Saturday, October 22, 2016

October 22: Past Inserts a Finger, Smell of Orange, Druids

These trees stir me.  The past inserts a finger into a slit in the skin of the present, and pulls.  I remember how sycamores grew--and presumably still grow--in the city, in Pittsburgh, even along the busiest streets.  I used to spend hours in the backyard, thinking God knows what, and peeling the mottled bark of a sycamore, idly, littering the grass with dried lappets and strips, leaving the tree's trunk at eye level moist, thin-skinned and yellow--until someone would catch me at it from the kitchen window, and I would awake, and look at my work in astonishment, and think oh no, this time I've killed the sycamore for sure.

I love Dillard's image of the past as some little kid scratching and pulling apart things in the present.  I've seen my son do this.  He'll have a blade of grass or a piece of paper in his hands, and, pretty soon, there are shreds of green or confetti in front of him.  I do the same thing sometimes with Styrofoam cups.  After I'm done drinking my hot chocolate from it, I will slowly start to dissect it until it's a pile of white, environmental-damaging pebbles.

The past works that way.  Something nondescript, like a tree or the smell of an orange, is a portal into memory.  When I smell orange, for some reason I think of Christmas.  One year, I made an ornament out of an orange and cloves, and it filled the whole house with this sweet, citrus scent for the entire holiday season.  Orange also makes me think of Walt Disney World's EPCOT Center.  The day after I graduated from high school, I went on a trip to Florida.  There was a ride at EPCOT called Horizons, I think.  In Horizons, you rode in this spaceship.  At one point, the spaceship flew over an orange grove, and the smell of orange was all around.

Halloween does this to me, as well.  As I'm walking around with my kids, collecting Milky Ways and Skittles and raisins from the neighborhood, I think about the Halloweens from my past.  The time my mother sewed me a clown costume (this was before clowns became homicidal creeps), and I painted my face white.  Or, the year the film Alien was released, and I put on a pair of sweatpants, white tee shirt, and head band emblazoned with the word "Nostromo," which was the name of the spaceship in the film.  Nobody got that one.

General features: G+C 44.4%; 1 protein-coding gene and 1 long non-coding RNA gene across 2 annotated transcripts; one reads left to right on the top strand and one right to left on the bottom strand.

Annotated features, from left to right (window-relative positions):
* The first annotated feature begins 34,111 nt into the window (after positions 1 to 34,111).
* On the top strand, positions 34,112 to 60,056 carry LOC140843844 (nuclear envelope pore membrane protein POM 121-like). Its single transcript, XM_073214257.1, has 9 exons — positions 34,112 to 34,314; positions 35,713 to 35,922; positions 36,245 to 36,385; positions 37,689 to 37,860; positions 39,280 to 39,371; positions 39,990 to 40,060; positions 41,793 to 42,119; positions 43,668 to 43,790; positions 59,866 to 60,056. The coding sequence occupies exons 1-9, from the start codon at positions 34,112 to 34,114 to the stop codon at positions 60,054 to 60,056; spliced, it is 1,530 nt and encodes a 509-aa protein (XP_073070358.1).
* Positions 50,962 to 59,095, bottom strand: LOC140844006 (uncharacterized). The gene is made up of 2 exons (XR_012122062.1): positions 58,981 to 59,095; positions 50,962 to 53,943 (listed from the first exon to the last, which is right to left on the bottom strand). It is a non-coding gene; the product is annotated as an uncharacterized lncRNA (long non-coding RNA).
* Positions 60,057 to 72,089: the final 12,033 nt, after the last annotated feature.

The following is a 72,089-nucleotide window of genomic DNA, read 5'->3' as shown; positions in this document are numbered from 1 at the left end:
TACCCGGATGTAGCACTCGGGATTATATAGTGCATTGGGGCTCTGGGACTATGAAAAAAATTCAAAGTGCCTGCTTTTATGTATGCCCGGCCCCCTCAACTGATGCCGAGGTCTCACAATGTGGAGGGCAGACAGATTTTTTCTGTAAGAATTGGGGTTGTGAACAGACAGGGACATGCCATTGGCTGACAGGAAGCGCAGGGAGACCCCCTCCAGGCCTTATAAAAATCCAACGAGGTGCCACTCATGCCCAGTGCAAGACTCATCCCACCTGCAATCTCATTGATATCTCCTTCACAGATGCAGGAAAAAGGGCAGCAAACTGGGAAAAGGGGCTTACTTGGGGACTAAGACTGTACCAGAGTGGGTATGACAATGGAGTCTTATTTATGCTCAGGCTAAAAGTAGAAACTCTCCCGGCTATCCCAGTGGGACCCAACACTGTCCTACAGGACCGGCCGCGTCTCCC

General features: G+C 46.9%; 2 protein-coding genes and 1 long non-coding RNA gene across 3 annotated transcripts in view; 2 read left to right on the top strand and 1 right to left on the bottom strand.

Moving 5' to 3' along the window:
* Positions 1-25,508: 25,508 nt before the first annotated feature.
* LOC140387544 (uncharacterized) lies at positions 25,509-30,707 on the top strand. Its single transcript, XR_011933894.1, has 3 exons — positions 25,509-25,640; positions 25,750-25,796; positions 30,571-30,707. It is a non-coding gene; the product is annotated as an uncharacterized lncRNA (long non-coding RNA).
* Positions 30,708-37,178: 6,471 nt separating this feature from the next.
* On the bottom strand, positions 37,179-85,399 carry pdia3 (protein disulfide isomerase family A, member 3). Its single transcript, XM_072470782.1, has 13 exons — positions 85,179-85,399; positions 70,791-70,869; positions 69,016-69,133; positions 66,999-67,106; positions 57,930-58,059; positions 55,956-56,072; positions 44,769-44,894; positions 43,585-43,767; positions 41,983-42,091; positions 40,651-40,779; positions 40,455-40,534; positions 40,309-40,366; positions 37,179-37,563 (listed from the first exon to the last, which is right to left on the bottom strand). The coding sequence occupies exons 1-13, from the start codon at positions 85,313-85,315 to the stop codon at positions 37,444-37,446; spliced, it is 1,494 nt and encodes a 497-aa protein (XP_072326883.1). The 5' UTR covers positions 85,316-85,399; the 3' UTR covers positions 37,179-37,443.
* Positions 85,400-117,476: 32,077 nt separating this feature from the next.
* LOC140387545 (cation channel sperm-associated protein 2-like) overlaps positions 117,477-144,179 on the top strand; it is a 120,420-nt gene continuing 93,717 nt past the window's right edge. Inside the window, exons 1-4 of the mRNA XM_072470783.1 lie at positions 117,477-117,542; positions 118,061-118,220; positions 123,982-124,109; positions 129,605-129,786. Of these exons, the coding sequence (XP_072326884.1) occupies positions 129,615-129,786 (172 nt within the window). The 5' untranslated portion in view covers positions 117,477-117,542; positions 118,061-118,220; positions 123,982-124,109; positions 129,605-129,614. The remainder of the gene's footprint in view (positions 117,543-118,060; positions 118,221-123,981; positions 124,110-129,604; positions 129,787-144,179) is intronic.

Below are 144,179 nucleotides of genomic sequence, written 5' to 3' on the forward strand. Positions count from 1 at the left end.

When I was a kid, there wasn't a designated trick-or-treating time.  Trick-or-treating began after school let out, and I didn't stop until the last front porch light was turned off, usually around 10:30 at night.  As Bob Dylan says, the times they are a' changin'.  After a couple of streets, my kids are pretty much done.  They want to go home, sift through their booty, and call it a night.  Churches throw "Harvest Festivals" on Halloween, I assume to circumvent the holdover elements from the Druids.  The Halloweens of my past were filled with Christopher Lee Dracula movies, full-size candy bars, and the fear of razors in apples.

Yes, the past has a way of inserting itself in the present.  This weekend, I'm taking my kids pumpkin hunting.  Then we will hit the local Halloween Superstore to do a little costume shopping.  I'm sure there will be eye-rolling from my daughter.  Tantrums from my son.  By the end of the excursion, my son will tell his sister, "I hate you." 

Saint Marty will just tuck those memories into the Halloween file in his mind, along with all the pumpkin guts and leftover Jolly Ranchers.

The good old days . . .

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